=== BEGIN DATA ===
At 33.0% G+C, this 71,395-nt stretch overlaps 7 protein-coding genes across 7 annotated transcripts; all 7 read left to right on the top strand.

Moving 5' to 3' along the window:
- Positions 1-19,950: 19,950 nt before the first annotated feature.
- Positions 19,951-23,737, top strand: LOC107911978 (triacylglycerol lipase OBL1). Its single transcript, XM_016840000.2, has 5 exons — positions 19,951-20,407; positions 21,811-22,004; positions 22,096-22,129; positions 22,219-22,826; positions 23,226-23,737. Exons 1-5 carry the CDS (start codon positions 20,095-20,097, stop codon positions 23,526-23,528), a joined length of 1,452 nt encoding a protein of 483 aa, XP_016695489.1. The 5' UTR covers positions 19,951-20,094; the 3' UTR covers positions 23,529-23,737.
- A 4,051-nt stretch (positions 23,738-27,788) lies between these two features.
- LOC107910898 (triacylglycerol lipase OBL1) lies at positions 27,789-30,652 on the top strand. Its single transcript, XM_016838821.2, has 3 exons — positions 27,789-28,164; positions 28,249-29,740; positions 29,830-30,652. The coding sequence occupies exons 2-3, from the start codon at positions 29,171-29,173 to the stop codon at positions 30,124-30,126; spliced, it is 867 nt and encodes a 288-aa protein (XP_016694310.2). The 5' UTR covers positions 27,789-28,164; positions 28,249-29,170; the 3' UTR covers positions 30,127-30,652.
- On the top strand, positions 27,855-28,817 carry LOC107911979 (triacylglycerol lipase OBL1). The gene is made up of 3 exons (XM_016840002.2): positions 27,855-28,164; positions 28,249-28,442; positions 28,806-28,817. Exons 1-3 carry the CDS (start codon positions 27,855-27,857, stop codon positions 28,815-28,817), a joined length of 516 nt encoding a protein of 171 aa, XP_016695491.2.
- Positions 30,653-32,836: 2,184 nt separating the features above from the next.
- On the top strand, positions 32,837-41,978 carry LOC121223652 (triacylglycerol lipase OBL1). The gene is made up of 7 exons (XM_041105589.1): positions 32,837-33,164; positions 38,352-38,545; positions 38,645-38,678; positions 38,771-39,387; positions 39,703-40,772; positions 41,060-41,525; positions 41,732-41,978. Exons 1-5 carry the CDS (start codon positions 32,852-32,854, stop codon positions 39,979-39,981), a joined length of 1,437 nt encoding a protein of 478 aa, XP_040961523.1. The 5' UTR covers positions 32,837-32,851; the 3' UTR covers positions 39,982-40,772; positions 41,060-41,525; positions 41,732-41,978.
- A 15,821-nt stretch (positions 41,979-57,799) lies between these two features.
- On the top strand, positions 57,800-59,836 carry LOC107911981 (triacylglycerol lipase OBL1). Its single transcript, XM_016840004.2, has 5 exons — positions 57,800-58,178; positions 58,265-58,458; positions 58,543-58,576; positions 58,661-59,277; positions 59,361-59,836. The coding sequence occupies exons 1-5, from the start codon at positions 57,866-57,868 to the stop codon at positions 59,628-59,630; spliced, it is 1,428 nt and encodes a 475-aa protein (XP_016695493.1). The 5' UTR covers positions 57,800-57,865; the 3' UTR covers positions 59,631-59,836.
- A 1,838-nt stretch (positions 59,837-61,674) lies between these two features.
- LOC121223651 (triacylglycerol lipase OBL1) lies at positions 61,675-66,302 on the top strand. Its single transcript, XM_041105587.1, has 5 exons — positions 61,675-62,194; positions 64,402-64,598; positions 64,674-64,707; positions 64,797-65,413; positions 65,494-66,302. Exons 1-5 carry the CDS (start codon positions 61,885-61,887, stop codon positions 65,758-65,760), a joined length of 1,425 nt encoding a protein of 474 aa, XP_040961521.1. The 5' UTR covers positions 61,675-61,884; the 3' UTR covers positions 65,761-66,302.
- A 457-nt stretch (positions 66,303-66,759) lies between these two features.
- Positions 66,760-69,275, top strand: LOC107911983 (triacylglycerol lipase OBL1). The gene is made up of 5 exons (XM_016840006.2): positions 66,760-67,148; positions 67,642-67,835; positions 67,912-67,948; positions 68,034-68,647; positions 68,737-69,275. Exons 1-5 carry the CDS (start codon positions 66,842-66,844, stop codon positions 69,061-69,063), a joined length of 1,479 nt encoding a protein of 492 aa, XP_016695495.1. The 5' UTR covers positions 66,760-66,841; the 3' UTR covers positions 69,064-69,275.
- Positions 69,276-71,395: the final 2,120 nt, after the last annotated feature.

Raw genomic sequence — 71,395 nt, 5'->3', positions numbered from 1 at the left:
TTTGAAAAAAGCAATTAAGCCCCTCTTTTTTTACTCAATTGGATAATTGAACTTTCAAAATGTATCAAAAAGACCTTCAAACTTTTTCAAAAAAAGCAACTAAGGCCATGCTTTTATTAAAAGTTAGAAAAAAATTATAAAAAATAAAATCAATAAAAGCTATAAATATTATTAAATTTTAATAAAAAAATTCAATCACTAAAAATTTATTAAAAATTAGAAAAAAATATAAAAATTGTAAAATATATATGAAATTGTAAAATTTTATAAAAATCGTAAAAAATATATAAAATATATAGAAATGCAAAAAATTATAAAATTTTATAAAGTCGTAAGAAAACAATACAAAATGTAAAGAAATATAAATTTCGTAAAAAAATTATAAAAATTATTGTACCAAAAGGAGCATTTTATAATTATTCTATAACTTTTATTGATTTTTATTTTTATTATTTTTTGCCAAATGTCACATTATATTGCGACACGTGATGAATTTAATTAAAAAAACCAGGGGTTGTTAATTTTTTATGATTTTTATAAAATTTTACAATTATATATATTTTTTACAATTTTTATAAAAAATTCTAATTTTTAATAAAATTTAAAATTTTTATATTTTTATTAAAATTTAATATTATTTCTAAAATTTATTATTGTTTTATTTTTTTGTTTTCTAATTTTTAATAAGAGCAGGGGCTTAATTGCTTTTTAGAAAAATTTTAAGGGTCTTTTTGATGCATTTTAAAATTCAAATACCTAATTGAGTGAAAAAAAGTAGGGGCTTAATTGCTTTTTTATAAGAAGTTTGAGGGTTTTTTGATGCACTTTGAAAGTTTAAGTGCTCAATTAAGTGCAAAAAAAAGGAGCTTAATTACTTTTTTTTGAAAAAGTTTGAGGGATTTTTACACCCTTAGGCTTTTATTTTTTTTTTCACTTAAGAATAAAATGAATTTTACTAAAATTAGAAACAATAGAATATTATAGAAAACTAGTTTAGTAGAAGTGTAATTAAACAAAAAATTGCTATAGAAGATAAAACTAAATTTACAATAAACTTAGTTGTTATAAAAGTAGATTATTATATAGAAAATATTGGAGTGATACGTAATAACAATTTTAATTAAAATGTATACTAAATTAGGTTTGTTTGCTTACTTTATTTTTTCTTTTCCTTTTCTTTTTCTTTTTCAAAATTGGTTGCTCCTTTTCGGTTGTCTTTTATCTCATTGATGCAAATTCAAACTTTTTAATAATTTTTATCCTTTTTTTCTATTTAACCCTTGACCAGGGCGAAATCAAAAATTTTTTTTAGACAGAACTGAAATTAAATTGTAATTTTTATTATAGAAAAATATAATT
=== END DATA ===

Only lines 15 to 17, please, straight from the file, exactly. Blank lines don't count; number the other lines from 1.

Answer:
- Positions 66,760-69,275, top strand: LOC107911983 (triacylglycerol lipase OBL1). The gene is made up of 5 exons (XM_016840006.2): positions 66,760-67,148; positions 67,642-67,835; positions 67,912-67,948; positions 68,034-68,647; positions 68,737-69,275. Exons 1-5 carry the CDS (start codon positions 66,842-66,844, stop codon positions 69,061-69,063), a joined length of 1,479 nt encoding a protein of 492 aa, XP_016695495.1. The 5' UTR covers positions 66,760-66,841; the 3' UTR covers positions 69,064-69,275.
- Positions 69,276-71,395: the final 2,120 nt, after the last annotated feature.

Raw genomic sequence — 71,395 nt, 5'->3', positions numbered from 1 at the left: